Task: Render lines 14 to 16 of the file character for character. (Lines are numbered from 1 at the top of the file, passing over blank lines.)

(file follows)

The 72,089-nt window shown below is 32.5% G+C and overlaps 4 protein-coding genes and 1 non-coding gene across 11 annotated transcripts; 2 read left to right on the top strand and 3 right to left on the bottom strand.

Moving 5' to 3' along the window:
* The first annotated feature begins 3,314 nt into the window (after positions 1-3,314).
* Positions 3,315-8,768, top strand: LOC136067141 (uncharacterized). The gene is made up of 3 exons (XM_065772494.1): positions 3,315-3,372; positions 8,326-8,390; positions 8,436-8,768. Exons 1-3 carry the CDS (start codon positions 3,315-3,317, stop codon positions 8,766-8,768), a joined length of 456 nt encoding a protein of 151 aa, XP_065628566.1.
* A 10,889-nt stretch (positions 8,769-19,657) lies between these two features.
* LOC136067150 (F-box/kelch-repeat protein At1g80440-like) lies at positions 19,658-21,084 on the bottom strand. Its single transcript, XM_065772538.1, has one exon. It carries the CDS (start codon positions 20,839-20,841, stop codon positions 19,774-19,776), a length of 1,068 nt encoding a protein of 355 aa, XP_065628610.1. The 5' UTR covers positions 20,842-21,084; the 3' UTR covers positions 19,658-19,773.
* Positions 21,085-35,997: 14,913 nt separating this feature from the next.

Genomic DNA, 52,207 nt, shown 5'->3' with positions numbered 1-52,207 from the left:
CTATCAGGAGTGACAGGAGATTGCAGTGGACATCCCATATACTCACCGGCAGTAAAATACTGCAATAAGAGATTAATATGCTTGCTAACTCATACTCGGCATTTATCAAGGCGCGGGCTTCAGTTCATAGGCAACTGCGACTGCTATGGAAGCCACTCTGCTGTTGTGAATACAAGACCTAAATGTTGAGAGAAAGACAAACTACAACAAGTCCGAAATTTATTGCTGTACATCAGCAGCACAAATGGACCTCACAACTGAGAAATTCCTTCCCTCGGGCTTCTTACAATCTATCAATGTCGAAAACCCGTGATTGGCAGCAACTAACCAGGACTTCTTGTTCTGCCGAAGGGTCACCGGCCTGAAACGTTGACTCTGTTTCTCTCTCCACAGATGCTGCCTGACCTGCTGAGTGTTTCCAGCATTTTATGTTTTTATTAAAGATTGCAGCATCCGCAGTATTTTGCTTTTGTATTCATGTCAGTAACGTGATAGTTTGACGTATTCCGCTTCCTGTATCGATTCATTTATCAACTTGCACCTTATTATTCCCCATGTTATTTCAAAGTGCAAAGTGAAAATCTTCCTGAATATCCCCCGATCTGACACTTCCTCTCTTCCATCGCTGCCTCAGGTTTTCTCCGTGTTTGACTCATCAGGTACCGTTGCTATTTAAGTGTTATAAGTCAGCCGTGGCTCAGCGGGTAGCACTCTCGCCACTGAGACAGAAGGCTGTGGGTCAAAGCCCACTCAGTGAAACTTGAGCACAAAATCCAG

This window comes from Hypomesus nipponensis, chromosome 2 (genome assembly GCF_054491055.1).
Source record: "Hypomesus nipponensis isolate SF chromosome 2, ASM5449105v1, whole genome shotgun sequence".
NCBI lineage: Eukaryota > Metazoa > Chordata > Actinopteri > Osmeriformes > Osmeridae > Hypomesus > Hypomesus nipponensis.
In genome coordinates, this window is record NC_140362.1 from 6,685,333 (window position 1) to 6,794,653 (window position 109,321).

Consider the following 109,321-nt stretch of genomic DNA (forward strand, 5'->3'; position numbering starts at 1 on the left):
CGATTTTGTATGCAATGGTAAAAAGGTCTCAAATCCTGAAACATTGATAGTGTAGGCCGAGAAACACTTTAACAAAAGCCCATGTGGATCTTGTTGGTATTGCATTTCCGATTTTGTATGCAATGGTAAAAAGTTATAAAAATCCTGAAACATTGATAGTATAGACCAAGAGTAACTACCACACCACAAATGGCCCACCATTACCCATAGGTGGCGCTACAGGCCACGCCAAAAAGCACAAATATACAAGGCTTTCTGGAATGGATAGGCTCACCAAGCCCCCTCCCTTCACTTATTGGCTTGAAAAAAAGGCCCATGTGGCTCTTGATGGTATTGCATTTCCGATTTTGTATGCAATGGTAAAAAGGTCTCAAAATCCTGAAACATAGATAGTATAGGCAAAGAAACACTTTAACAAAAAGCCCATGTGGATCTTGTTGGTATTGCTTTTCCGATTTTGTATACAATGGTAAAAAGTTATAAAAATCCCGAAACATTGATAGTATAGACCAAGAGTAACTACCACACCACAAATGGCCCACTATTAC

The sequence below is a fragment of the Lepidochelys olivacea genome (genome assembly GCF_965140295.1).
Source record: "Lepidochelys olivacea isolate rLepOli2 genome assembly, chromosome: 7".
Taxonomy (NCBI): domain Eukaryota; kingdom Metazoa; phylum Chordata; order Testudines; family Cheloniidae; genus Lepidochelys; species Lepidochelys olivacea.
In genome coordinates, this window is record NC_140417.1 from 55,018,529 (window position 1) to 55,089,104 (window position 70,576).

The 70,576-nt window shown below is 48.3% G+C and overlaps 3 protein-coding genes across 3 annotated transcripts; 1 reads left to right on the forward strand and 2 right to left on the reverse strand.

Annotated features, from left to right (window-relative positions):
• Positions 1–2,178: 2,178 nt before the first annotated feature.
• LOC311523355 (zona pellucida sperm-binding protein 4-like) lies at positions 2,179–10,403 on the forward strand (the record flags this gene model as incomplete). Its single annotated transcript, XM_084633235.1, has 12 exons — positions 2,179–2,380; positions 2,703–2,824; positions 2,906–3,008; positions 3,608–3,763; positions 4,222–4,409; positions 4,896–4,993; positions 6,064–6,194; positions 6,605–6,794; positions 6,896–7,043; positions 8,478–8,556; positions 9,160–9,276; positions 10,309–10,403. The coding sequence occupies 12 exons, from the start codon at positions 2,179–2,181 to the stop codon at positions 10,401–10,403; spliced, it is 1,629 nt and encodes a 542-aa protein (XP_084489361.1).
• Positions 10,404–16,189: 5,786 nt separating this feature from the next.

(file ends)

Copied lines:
Consider the following 109,321-nt stretch of genomic DNA (forward strand, 5'->3'; position numbering starts at 1 on the left):
CGATTTTGTATGCAATGGTAAAAAGGTCTCAAATCCTGAAACATTGATAGTGTAGGCCGAGAAACACTTTAACAAAAGCCCATGTGGATCTTGTTGGTATTGCATTTCCGATTTTGTATGCAATGGTAAAAAGTTATAAAAATCCTGAAACATTGATAGTATAGACCAAGAGTAACTACCACACCACAAATGGCCCACCATTACCCATAGGTGGCGCTACAGGCCACGCCAAAAAGCACAAATATACAAGGCTTTCTGGAATGGATAGGCTCACCAAGCCCCCTCCCTTCACTTATTGGCTTGAAAAAAAGGCCCATGTGGCTCTTGATGGTATTGCATTTCCGATTTTGTATGCAATGGTAAAAAGGTCTCAAAATCCTGAAACATAGATAGTATAGGCAAAGAAACACTTTAACAAAAAGCCCATGTGGATCTTGTTGGTATTGCTTTTCCGATTTTGTATACAATGGTAAAAAGTTATAAAAATCCCGAAACATTGATAGTATAGACCAAGAGTAACTACCACACCACAAATGGCCCACTATTAC

The sequence below is a fragment of the Lepidochelys olivacea genome (genome assembly GCF_965140295.1).